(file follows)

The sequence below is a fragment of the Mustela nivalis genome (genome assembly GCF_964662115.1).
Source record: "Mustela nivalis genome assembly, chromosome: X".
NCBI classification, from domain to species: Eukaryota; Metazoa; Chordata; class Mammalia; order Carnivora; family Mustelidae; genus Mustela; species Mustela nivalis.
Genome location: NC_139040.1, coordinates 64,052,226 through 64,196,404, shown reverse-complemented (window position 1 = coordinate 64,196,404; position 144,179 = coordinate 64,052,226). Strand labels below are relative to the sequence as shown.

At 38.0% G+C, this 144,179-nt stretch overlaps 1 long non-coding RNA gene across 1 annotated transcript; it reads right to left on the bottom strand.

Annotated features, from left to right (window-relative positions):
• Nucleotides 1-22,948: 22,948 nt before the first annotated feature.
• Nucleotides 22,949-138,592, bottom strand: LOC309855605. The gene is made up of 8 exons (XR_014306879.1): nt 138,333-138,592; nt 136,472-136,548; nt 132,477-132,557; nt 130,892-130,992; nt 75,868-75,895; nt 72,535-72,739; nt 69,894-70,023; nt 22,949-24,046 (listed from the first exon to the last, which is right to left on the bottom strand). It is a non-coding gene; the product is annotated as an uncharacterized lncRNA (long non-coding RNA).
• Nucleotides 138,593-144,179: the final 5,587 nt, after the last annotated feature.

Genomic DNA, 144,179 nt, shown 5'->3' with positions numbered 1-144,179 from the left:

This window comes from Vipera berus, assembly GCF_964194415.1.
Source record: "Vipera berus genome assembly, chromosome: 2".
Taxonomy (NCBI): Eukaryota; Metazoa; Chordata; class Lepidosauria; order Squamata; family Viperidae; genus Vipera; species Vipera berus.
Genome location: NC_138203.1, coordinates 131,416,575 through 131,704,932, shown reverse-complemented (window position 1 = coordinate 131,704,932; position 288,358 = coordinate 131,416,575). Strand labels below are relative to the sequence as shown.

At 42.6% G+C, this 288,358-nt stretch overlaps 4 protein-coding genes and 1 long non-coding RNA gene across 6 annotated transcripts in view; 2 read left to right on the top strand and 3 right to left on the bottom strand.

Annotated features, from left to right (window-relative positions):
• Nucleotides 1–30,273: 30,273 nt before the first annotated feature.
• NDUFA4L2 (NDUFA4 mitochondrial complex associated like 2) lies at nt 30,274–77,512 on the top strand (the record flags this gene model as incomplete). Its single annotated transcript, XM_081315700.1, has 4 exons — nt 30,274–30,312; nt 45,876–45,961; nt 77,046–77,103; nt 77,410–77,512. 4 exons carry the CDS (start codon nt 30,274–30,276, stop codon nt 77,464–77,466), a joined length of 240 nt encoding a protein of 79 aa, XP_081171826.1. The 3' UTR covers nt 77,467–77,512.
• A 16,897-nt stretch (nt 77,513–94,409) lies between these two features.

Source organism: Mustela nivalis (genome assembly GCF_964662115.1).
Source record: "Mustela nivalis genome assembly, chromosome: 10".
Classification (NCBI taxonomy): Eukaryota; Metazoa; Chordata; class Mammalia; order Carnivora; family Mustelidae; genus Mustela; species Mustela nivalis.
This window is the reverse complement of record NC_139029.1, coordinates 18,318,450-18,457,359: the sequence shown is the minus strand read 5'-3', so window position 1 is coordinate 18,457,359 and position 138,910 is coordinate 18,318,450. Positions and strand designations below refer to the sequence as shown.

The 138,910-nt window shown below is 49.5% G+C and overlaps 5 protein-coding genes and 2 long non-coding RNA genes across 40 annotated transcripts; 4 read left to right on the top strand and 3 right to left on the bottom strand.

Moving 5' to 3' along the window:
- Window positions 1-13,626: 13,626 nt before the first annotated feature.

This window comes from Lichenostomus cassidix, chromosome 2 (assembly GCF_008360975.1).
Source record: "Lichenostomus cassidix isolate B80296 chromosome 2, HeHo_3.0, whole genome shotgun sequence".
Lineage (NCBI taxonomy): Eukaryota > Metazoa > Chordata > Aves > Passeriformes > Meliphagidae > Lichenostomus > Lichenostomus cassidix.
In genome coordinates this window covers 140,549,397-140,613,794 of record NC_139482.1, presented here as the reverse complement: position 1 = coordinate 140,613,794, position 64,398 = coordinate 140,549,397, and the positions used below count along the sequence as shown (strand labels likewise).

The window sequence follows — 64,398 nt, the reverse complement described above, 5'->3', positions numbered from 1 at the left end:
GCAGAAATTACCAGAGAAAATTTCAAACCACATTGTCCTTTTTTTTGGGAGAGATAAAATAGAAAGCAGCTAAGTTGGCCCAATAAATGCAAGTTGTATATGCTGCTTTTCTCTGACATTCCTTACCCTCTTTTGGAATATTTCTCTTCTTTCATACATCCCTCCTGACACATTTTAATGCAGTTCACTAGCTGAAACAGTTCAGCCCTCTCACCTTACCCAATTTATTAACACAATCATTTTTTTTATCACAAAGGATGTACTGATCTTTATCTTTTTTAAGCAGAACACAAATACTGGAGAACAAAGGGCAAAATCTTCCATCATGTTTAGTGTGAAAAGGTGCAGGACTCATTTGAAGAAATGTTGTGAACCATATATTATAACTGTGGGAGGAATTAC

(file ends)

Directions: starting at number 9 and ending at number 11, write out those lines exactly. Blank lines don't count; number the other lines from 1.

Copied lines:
• Nucleotides 138,593-144,179: the final 5,587 nt, after the last annotated feature.

Genomic DNA, 144,179 nt, shown 5'->3' with positions numbered 1-144,179 from the left:

This window comes from Vipera berus, assembly GCF_964194415.1.